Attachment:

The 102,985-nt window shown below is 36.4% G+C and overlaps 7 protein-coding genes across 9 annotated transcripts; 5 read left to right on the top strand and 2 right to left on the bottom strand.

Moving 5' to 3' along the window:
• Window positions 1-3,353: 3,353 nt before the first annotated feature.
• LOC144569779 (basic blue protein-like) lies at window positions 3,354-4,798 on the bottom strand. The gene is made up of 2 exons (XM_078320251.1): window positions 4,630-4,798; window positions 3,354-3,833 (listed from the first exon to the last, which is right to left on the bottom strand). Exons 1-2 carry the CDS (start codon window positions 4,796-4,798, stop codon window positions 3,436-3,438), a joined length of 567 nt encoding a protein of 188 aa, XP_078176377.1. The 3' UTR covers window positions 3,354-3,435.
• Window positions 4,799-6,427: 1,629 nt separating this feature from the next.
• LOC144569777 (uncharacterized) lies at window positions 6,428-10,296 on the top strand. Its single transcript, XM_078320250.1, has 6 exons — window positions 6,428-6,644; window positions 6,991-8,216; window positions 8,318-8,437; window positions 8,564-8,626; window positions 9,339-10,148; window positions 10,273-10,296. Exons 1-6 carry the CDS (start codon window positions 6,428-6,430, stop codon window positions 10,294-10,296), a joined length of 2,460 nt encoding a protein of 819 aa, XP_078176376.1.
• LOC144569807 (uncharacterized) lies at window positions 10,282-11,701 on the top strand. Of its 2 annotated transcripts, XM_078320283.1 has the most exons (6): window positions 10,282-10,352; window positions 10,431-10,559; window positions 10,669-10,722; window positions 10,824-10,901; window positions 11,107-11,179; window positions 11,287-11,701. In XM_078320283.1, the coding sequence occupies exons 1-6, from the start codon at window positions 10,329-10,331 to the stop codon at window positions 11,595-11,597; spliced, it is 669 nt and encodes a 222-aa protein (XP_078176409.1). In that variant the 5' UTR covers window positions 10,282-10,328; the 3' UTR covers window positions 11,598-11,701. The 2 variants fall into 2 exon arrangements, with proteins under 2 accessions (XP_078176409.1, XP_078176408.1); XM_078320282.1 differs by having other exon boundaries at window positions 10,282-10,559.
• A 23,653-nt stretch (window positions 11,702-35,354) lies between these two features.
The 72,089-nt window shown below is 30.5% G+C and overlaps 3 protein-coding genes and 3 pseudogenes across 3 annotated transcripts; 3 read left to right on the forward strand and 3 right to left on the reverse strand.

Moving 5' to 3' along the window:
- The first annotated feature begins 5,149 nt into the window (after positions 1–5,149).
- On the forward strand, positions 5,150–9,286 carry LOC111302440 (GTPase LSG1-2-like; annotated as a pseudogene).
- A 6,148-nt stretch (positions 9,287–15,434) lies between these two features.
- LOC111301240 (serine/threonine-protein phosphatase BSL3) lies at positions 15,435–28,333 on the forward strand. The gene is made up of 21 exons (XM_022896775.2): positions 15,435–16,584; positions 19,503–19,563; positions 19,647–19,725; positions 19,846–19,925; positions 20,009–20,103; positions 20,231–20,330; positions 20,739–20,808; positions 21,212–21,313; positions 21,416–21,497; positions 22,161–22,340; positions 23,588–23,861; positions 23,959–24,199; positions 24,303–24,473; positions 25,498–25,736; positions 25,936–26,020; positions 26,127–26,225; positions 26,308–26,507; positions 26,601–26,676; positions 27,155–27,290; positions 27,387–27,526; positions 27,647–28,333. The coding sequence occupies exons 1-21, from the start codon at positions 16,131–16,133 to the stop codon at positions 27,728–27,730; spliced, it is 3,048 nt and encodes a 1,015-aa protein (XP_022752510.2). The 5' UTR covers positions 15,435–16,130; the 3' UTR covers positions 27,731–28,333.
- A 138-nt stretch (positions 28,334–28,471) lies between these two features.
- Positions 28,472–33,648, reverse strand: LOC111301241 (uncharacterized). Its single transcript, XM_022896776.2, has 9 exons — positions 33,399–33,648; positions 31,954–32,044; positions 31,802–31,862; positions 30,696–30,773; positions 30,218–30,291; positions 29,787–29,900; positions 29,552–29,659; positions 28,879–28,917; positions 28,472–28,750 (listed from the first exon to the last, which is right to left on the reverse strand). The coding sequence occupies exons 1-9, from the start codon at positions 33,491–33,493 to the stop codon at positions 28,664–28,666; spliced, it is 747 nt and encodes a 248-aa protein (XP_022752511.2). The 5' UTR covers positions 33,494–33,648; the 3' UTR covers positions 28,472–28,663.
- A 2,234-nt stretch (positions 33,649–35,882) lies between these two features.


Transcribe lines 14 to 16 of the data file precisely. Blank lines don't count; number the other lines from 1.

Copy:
- LOC111301240 (serine/threonine-protein phosphatase BSL3) lies at positions 15,435–28,333 on the forward strand. The gene is made up of 21 exons (XM_022896775.2): positions 15,435–16,584; positions 19,503–19,563; positions 19,647–19,725; positions 19,846–19,925; positions 20,009–20,103; positions 20,231–20,330; positions 20,739–20,808; positions 21,212–21,313; positions 21,416–21,497; positions 22,161–22,340; positions 23,588–23,861; positions 23,959–24,199; positions 24,303–24,473; positions 25,498–25,736; positions 25,936–26,020; positions 26,127–26,225; positions 26,308–26,507; positions 26,601–26,676; positions 27,155–27,290; positions 27,387–27,526; positions 27,647–28,333. The coding sequence occupies exons 1-21, from the start codon at positions 16,131–16,133 to the stop codon at positions 27,728–27,730; spliced, it is 3,048 nt and encodes a 1,015-aa protein (XP_022752510.2). The 5' UTR covers positions 15,435–16,130; the 3' UTR covers positions 27,731–28,333.
- A 138-nt stretch (positions 28,334–28,471) lies between these two features.
- Positions 28,472–33,648, reverse strand: LOC111301241 (uncharacterized). Its single transcript, XM_022896776.2, has 9 exons — positions 33,399–33,648; positions 31,954–32,044; positions 31,802–31,862; positions 30,696–30,773; positions 30,218–30,291; positions 29,787–29,900; positions 29,552–29,659; positions 28,879–28,917; positions 28,472–28,750 (listed from the first exon to the last, which is right to left on the reverse strand). The coding sequence occupies exons 1-9, from the start codon at positions 33,491–33,493 to the stop codon at positions 28,664–28,666; spliced, it is 747 nt and encodes a 248-aa protein (XP_022752511.2). The 5' UTR covers positions 33,494–33,648; the 3' UTR covers positions 28,472–28,663.